“Studies provide evidence supporting the use of fluoxetine (and St John’s Wort) to decrease NF-kappaB signaling and thereby decrease the IL6ST signal transduction pathway driving cytokine storm in SARS-CoV-2 infection.”
A CLOSER LOOK AT SOME THERAPEUTICS
Berberine is a natural active ingredient extracted from plants belonging to the Berberidaceae family. It is found in large quantities in barberry, to which it owes its scientific name Berberis vulgaris. However, it is also found at high levels in goldenseal, coptis, the turmeric tree, oregon grape, and philodendron.
Berberine lowers cholesterol, helps with weight management, helps to treat infertility and help to prevent the onset of diabetes.
Berberine also holds promise in terms of protecting the nervous system.
In particular, it protects neurons by preventing the formation of harmful amyloid plaques. It has anti-inflammatory, lipid-lowering and hypoglycemic properties that naturally reduce the risk of developing alzheimer’s disease. It has been shown to be useful in fighting cancer (lowering inflammation), UTI’s, parkinson's disease, healing acne, alleviating depression, reducing joint pain and of course, it massively boosts up the immune system.
“Recent studies have demonstrated therapeutic activity of BBR and its derivatives, especially against viral entry and replication.
“BBR has the ability to inhibit infection of various viruses including influenza virus, HSV, HCMV and CHIKV, and to reduce virus production. For some of these viral infections (e.g. CHIKV) there are still no approved drugs or treatments. Many viruses can target the MAPK pathway to manipulate cellular functions and control viral replication, leading to host cell death. These pathways are also involved in inhibitory effect of BBR. In addition, BBR can inhibit inflammatory responses triggered by viruses. Interestingly, in recent years, many scientific reports have reported immunostimulating and anti-inflammatory activity of BBR. Recent research suggests that BBR and its derivatives are active plant biomolecules that can be applied successfully for antiviral pharmacological strategies, possibly and hopefully also against SARS-CoV-2, which is currently a major problem worldwide”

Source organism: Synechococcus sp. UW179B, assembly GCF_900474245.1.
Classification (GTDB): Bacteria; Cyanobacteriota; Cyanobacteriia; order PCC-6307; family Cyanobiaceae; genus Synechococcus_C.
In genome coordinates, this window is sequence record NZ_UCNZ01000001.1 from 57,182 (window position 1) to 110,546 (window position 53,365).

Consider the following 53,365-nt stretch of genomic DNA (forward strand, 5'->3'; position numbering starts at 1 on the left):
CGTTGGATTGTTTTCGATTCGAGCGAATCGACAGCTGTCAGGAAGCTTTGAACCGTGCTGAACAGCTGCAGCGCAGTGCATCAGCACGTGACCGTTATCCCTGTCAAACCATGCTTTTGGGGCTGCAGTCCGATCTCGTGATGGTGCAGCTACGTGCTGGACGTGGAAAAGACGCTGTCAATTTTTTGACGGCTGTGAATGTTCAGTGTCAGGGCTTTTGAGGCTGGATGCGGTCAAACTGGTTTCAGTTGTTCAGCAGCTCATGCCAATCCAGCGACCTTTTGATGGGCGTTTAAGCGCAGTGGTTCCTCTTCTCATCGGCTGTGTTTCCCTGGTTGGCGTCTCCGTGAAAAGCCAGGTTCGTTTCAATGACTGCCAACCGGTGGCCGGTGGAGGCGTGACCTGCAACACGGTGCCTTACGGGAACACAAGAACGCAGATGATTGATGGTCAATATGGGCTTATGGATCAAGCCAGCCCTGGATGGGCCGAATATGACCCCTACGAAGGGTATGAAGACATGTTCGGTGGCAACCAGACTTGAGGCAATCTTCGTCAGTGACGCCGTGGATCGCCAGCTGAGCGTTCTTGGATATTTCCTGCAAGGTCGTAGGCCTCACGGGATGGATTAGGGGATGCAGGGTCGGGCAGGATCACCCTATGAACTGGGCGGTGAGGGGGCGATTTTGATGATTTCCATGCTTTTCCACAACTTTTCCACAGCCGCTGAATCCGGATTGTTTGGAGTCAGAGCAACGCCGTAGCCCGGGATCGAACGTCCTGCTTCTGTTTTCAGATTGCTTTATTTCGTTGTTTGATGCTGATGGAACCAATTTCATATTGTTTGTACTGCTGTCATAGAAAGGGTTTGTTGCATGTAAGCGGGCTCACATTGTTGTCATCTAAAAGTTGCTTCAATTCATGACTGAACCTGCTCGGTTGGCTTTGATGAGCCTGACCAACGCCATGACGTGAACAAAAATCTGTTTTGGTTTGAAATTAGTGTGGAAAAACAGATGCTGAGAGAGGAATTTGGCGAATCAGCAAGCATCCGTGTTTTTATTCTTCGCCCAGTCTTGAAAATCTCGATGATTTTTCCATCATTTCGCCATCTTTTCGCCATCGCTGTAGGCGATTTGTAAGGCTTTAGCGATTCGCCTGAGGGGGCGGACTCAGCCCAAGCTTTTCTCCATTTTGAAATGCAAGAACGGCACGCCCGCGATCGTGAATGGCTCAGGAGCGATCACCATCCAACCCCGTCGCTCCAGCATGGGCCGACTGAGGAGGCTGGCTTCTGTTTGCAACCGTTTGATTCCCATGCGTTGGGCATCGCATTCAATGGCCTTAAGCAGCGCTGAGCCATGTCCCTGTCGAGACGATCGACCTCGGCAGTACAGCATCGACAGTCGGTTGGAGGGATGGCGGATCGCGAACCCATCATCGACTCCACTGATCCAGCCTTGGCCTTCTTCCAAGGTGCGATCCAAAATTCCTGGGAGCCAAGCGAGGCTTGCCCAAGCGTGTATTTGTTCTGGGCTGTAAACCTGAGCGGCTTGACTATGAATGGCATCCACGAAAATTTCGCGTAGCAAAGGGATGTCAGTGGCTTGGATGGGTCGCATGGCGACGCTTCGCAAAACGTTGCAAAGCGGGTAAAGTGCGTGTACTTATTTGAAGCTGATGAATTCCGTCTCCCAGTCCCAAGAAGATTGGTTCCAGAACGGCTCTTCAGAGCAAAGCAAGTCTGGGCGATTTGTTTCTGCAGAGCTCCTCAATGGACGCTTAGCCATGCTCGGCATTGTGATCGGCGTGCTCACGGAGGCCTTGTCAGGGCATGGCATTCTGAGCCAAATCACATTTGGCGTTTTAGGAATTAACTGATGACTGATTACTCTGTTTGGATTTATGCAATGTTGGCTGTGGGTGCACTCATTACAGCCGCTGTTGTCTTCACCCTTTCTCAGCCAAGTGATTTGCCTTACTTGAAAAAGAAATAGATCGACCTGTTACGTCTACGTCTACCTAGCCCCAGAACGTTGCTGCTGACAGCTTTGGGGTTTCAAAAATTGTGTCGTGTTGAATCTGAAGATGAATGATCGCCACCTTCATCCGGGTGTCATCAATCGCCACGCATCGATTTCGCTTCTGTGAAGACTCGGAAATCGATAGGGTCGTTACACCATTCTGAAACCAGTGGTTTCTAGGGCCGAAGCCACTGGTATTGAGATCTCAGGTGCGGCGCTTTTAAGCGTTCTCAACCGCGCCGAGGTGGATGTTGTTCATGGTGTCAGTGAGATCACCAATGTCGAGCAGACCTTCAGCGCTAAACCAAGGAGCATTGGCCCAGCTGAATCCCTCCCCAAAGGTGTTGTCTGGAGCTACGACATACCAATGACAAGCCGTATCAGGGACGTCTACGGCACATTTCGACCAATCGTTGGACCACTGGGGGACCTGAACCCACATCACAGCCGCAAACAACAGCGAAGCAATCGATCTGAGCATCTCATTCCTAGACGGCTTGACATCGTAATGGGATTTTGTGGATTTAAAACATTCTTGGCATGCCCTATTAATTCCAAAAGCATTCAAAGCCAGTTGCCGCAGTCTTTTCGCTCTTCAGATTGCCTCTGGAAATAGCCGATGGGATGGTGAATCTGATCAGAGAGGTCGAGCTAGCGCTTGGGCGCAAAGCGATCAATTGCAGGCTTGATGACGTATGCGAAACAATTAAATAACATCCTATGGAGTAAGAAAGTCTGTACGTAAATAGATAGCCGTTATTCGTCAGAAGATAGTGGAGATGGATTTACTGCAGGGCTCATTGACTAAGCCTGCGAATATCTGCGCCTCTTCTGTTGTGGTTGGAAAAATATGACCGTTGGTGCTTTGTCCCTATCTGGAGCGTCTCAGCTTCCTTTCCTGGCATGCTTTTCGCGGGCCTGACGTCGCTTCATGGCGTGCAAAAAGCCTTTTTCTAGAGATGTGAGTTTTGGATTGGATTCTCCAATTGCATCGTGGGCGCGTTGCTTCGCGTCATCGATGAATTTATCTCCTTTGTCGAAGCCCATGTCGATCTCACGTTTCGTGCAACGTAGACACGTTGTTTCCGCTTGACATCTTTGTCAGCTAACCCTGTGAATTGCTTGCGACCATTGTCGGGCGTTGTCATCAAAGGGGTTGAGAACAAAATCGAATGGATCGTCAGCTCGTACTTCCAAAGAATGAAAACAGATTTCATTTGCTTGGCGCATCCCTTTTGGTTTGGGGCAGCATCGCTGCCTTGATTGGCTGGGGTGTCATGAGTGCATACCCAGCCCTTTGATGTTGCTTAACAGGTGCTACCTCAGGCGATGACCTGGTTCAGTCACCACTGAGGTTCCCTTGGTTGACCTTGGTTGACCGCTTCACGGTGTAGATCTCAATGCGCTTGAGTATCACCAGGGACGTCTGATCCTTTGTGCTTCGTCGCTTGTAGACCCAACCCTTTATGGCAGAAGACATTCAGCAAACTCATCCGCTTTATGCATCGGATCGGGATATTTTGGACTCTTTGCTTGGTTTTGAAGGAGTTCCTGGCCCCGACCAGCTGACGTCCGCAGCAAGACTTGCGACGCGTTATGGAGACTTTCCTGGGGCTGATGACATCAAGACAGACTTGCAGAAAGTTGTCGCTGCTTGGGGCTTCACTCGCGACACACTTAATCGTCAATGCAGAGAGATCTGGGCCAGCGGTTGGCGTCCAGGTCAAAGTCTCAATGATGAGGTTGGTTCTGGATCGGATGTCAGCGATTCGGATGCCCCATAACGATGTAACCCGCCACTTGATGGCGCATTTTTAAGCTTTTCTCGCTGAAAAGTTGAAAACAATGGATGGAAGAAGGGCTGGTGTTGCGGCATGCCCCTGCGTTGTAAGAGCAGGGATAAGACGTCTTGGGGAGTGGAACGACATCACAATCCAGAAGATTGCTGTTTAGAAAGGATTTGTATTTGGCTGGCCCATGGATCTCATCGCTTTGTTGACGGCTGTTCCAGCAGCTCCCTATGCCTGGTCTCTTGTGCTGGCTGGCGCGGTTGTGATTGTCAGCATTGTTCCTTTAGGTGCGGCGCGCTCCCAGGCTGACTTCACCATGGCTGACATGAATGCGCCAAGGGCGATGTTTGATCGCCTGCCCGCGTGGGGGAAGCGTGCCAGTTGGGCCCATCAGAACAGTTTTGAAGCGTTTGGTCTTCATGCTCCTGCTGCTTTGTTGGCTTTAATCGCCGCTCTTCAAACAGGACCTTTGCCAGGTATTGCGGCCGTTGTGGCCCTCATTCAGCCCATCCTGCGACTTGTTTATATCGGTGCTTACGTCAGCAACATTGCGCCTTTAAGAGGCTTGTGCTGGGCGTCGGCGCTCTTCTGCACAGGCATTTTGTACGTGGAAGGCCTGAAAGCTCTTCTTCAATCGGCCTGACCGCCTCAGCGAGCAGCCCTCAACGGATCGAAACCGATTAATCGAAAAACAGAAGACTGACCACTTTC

Quercetin is a potent anti-inflammatory and antiviral substance found in certain foods, including red onions, apples, berries, red wine, green tea, buckwheat, peppers, dark cherries and berries (blueberries, bilberries, blackberries and others), tomatoes, cruciferous veggies, including broccoli, cabbage and sprouts, leafy green veggies, including spinach and kale.
Citrus fruits, cocoa, cranberries, raw asparagus, capers, raw red onion, olive oil, black and green tea, beans and legumes.
Many people take Quercetin in the autumn and spring to help their allergies around tree and weed pollen. Quercetin has been shown in many studies to have fairly broad anti-viral properties against most viruses.
In a recent analysis published by the University of Tennessee and Oak Ridge National Labs, they used high-powered computer modeling to look at which compounds or supplements might best prevent the coronavirus from binding to our cells.
One of the top 5 virus-fighting natural compounds is Quercetin.
Quercetin statistically shortens the timing of molecular test conversion from positive to negative, reducing at the same time symptoms severity and negative predictors of COVID-19
“According to researchers at the Montreal Clinical Research Institute “A cell has a lock, and the virus has a key [to enter and infect the cell];” Chrétien said, “But quercetin puts glue in the lock. Therefore, we anticipate that Que could be a therapeutic tool to be assayed against COVID-19, either alone or in combination with other nutritional substances, antivirals, or other drugs. With well-known pharmacokinetic and absorption, distribution, metabolism and excretion-toxicity (ADMET) properties, Que can be considered as a good candidate for further optimization and development or repositioned for COVID-19 therapeutic treatment. Furthermore, the known pharmacophore structures of bioactive substances can be useful in the elaboration of new anti-COVID-19 formulations.”
Curcumin is the active ingredient in the ancient spice turmeric.
Studies have shown curcumin to have powerful health benefits, and it is recommended by many as a treatment for a wide variety of conditions. Curcumin is a strong anti-inflammatory.
Much attention has been given to curcumin’s use as an anti-inflammatory to relieve pain. Studies have suggested that curcumin is more potent as an anti-inflammatory than ibuprofen and aspirin. Curcumin may prevent and aid in the treatment of cancer, can help reduce the effects of arthritis and several studies have shown a correlation between taking a curcumin supplement and reduced pain and more mobility in those living with osteoarthritis.